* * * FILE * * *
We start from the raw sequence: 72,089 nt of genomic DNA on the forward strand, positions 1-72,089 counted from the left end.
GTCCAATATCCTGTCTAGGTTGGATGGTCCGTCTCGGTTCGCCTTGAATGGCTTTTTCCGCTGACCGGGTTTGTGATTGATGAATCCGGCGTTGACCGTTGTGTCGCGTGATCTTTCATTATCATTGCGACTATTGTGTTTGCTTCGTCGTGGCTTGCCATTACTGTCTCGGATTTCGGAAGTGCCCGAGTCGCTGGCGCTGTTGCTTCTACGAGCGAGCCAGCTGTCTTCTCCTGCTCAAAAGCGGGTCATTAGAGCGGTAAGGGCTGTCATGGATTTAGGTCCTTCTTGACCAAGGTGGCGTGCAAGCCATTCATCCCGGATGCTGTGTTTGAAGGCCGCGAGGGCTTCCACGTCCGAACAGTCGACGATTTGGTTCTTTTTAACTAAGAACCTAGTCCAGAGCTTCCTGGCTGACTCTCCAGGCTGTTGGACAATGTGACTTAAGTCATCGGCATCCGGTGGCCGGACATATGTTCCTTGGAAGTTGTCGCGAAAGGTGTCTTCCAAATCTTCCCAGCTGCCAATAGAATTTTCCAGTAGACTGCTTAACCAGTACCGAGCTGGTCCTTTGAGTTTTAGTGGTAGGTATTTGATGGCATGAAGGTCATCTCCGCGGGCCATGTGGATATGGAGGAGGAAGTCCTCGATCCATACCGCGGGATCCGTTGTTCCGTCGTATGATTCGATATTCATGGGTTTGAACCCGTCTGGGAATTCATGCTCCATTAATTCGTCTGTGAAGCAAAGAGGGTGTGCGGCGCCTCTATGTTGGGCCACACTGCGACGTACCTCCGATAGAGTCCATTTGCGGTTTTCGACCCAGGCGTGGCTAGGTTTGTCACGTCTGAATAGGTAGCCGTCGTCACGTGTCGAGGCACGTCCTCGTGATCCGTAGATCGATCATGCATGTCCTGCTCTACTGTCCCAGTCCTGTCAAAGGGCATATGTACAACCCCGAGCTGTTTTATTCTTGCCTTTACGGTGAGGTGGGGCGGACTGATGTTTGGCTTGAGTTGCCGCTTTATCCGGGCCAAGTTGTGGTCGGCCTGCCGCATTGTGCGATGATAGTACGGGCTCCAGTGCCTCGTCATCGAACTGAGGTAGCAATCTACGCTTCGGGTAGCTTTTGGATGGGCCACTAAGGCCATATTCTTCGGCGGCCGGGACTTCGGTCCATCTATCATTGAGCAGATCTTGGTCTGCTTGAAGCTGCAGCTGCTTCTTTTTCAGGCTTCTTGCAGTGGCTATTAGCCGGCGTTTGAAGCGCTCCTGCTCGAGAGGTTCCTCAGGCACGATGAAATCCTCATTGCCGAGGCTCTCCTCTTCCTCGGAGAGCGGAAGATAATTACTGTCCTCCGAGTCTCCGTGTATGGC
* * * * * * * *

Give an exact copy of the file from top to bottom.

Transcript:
We start from the raw sequence: 72,089 nt of genomic DNA on the forward strand, positions 1-72,089 counted from the left end.
GTCCAATATCCTGTCTAGGTTGGATGGTCCGTCTCGGTTCGCCTTGAATGGCTTTTTCCGCTGACCGGGTTTGTGATTGATGAATCCGGCGTTGACCGTTGTGTCGCGTGATCTTTCATTATCATTGCGACTATTGTGTTTGCTTCGTCGTGGCTTGCCATTACTGTCTCGGATTTCGGAAGTGCCCGAGTCGCTGGCGCTGTTGCTTCTACGAGCGAGCCAGCTGTCTTCTCCTGCTCAAAAGCGGGTCATTAGAGCGGTAAGGGCTGTCATGGATTTAGGTCCTTCTTGACCAAGGTGGCGTGCAAGCCATTCATCCCGGATGCTGTGTTTGAAGGCCGCGAGGGCTTCCACGTCCGAACAGTCGACGATTTGGTTCTTTTTAACTAAGAACCTAGTCCAGAGCTTCCTGGCTGACTCTCCAGGCTGTTGGACAATGTGACTTAAGTCATCGGCATCCGGTGGCCGGACATATGTTCCTTGGAAGTTGTCGCGAAAGGTGTCTTCCAAATCTTCCCAGCTGCCAATAGAATTTTCCAGTAGACTGCTTAACCAGTACCGAGCTGGTCCTTTGAGTTTTAGTGGTAGGTATTTGATGGCATGAAGGTCATCTCCGCGGGCCATGTGGATATGGAGGAGGAAGTCCTCGATCCATACCGCGGGATCCGTTGTTCCGTCGTATGATTCGATATTCATGGGTTTGAACCCGTCTGGGAATTCATGCTCCATTAATTCGTCTGTGAAGCAAAGAGGGTGTGCGGCGCCTCTATGTTGGGCCACACTGCGACGTACCTCCGATAGAGTCCATTTGCGGTTTTCGACCCAGGCGTGGCTAGGTTTGTCACGTCTGAATAGGTAGCCGTCGTCACGTGTCGAGGCACGTCCTCGTGATCCGTAGATCGATCATGCATGTCCTGCTCTACTGTCCCAGTCCTGTCAAAGGGCATATGTACAACCCCGAGCTGTTTTATTCTTGCCTTTACGGTGAGGTGGGGCGGACTGATGTTTGGCTTGAGTTGCCGCTTTATCCGGGCCAAGTTGTGGTCGGCCTGCCGCATTGTGCGATGATAGTACGGGCTCCAGTGCCTCGTCATCGAACTGAGGTAGCAATCTACGCTTCGGGTAGCTTTTGGATGGGCCACTAAGGCCATATTCTTCGGCGGCCGGGACTTCGGTCCATCTATCATTGAGCAGATCTTGGTCTGCTTGAAGCTGCAGCTGCTTCTTTTTCAGGCTTCTTGCAGTGGCTATTAGCCGGCGTTTGAAGCGCTCCTGCTCGAGAGGTTCCTCAGGCACGATGAAATCCTCATTGCCGAGGCTCTCCTCTTCCTCGGAGAGCGGAAGATAATTACTGTCCTCCGAGTCTCCGTGTATGGC